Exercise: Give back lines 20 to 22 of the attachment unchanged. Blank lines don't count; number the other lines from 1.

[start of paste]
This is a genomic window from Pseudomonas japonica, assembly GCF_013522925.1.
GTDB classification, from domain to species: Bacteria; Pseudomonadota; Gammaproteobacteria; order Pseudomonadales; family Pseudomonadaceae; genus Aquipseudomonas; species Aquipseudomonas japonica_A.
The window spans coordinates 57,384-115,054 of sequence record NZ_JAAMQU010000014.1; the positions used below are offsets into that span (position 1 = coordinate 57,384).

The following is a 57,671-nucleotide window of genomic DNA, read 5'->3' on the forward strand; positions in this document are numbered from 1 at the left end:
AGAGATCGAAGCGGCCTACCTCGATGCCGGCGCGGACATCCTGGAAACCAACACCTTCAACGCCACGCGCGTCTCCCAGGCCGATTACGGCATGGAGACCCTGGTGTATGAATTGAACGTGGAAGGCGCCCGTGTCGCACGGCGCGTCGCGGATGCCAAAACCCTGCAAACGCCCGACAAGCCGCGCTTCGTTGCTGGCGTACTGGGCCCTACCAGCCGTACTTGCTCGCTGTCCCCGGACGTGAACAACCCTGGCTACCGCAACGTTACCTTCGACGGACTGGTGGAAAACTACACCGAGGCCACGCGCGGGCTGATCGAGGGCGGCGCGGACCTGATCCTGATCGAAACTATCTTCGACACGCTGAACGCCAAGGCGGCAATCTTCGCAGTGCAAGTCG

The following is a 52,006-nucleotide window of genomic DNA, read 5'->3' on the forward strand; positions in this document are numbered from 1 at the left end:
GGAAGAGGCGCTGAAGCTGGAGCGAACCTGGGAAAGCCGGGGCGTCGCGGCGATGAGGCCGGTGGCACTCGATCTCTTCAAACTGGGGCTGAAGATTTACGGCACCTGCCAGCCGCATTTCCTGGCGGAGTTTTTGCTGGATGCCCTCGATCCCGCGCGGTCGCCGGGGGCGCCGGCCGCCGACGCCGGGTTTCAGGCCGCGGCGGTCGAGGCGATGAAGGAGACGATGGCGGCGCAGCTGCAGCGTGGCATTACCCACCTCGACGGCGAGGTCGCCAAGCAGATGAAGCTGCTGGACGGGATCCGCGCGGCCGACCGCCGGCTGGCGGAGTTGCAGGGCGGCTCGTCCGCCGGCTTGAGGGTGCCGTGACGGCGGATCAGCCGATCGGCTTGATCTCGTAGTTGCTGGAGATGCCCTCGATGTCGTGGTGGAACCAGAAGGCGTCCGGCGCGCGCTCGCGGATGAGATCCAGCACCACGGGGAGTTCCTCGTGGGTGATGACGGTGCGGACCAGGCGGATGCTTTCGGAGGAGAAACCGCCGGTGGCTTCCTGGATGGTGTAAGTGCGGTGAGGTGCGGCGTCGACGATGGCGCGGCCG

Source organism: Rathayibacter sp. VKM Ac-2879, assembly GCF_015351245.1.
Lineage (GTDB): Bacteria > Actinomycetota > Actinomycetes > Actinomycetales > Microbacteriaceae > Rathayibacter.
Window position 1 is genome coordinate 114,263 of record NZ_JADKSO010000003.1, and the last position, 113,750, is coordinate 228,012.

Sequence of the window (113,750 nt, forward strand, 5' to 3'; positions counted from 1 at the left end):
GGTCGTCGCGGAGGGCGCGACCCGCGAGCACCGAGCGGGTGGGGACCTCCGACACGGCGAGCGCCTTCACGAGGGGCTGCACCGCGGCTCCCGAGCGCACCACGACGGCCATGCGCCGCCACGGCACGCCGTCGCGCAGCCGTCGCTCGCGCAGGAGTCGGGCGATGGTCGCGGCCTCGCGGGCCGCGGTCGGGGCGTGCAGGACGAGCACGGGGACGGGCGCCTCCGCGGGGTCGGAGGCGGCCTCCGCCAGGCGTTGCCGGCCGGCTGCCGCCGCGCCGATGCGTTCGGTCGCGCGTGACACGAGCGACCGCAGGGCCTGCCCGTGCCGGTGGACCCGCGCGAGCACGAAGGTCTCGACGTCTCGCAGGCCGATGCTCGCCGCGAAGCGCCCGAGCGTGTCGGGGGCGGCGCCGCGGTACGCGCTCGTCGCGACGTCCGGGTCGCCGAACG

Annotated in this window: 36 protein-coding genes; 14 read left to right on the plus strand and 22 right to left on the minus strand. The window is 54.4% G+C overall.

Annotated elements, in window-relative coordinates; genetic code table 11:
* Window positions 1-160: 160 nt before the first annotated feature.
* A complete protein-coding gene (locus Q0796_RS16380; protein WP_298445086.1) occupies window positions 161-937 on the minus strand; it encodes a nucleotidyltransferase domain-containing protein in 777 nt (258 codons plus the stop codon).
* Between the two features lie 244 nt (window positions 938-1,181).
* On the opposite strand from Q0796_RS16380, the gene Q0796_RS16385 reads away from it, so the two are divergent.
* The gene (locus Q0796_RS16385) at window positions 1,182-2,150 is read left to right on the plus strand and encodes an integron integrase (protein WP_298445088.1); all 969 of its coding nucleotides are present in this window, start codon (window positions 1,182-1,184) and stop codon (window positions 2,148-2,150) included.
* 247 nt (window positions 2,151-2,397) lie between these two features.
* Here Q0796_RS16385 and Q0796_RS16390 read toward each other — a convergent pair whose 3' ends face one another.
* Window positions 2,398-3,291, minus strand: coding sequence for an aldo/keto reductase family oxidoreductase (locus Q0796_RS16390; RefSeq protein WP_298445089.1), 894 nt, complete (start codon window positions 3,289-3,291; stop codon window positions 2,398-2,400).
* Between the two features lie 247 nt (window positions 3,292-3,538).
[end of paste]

* 247 nt (window positions 2,151-2,397) lie between these two features.
* Here Q0796_RS16385 and Q0796_RS16390 read toward each other — a convergent pair whose 3' ends face one another.
* Window positions 2,398-3,291, minus strand: coding sequence for an aldo/keto reductase family oxidoreductase (locus Q0796_RS16390; RefSeq protein WP_298445089.1), 894 nt, complete (start codon window positions 3,289-3,291; stop codon window positions 2,398-2,400).